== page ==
A solution many adolescents offered to address the issues they have experienced with health professionals is to expand the team of community health workers capable of responding to the needs of adolescents:
“My point of view, it would be better if our health center increases the number of nurses. I realized that a person may go to seek health services at a hospital, and it takes time to be hosted due to a big number of people who come to seek different services at the hospital. In addition, it would also be supportive if the number of health workers increases as well.”
(10–14 years old girl)
The majority of 10–14-year-olds expressed their appreciation for the value community health workers bring to adolescents who need information to avoid pregnancy.
“There is a time when a girl does sex, and she doesn’t get pregnant because of the advices obtained from a well-trained health worker. Mostly our health workers are used to counseling about how to avoid unintended pregnancies and the sexual transmitted diseases through using condoms.”
(10–14 years old girl)
Participants expressed that not only is an increase in the number of community health workers needed, but a health workforce composition with adequate gender representation is necessary to allow both males and females to comfortably access care and ask sensitive questions:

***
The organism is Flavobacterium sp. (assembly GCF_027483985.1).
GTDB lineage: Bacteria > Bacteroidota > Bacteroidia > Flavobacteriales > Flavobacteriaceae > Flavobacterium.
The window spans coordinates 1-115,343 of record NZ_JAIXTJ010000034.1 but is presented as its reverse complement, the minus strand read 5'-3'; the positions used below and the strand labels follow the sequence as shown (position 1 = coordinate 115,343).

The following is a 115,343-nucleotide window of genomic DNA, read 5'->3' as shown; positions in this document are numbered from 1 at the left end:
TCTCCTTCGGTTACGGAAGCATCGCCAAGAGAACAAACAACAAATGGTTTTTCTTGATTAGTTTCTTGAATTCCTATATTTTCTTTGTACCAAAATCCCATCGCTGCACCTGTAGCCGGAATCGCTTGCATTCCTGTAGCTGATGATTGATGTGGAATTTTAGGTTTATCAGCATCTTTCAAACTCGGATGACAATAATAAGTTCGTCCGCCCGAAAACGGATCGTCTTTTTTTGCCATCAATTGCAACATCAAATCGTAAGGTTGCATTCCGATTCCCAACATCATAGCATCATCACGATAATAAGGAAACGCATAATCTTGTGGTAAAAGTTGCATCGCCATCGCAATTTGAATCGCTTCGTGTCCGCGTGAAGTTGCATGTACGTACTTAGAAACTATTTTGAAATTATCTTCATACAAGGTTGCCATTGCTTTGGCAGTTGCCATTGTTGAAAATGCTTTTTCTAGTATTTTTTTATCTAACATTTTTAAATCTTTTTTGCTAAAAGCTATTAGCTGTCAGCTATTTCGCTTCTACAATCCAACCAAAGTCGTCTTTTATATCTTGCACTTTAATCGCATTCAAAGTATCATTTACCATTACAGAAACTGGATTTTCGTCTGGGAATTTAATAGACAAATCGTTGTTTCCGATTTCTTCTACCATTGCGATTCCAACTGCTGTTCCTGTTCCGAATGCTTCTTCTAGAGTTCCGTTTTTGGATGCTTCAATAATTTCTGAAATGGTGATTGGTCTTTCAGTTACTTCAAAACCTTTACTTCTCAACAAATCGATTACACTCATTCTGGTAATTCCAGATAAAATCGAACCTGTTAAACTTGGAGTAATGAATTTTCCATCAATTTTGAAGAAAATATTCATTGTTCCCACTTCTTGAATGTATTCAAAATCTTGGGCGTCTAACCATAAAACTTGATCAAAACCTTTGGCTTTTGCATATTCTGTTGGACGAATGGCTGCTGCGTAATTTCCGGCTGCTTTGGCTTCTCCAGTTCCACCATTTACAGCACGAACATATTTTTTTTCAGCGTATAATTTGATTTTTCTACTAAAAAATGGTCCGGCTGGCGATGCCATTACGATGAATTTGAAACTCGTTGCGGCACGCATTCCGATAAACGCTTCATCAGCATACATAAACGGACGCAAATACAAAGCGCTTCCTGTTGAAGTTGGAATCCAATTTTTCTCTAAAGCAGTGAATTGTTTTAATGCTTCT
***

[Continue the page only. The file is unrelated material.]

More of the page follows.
“In Mugombwa Health Center there is a lady called PELAGIE who is providing good services for adolescents. Myself and my colleague wish to have many as that lady. I think adolescents of Mugombwa refugee camp need people like her, she is flexible and we benefit more from her. So it’s better to bring more females than men. Because adolescents are more flexible when they are being advised by ladies. Of course, when he is a man, we don’t feel comfortable asking some questions. We sometimes become ashamed for asking some questions.”
(15–19 years old girl)

4. Discussion

This qualitative study sought to grant female adolescents epistemic authority to narrate their experiences and perceptions concerning unplanned adolescent pregnancy in the Mugombwa refugee camp in Rwanda. Each year, several dozen adolescents fall pregnant in the Mugombwa refugee camp. The findings present important insights into the sociocultural barriers influencing unplanned adolescent pregnancy at four socio-ecological levels: individual, interpersonal, communal, and institutional. Each year, several dozen adolescents experience unplanned pregnancies in the Mugombwa refugee camp, which imposes massive effects on their health, economic stability, school status, and future trajectory [21,23,24,29,32].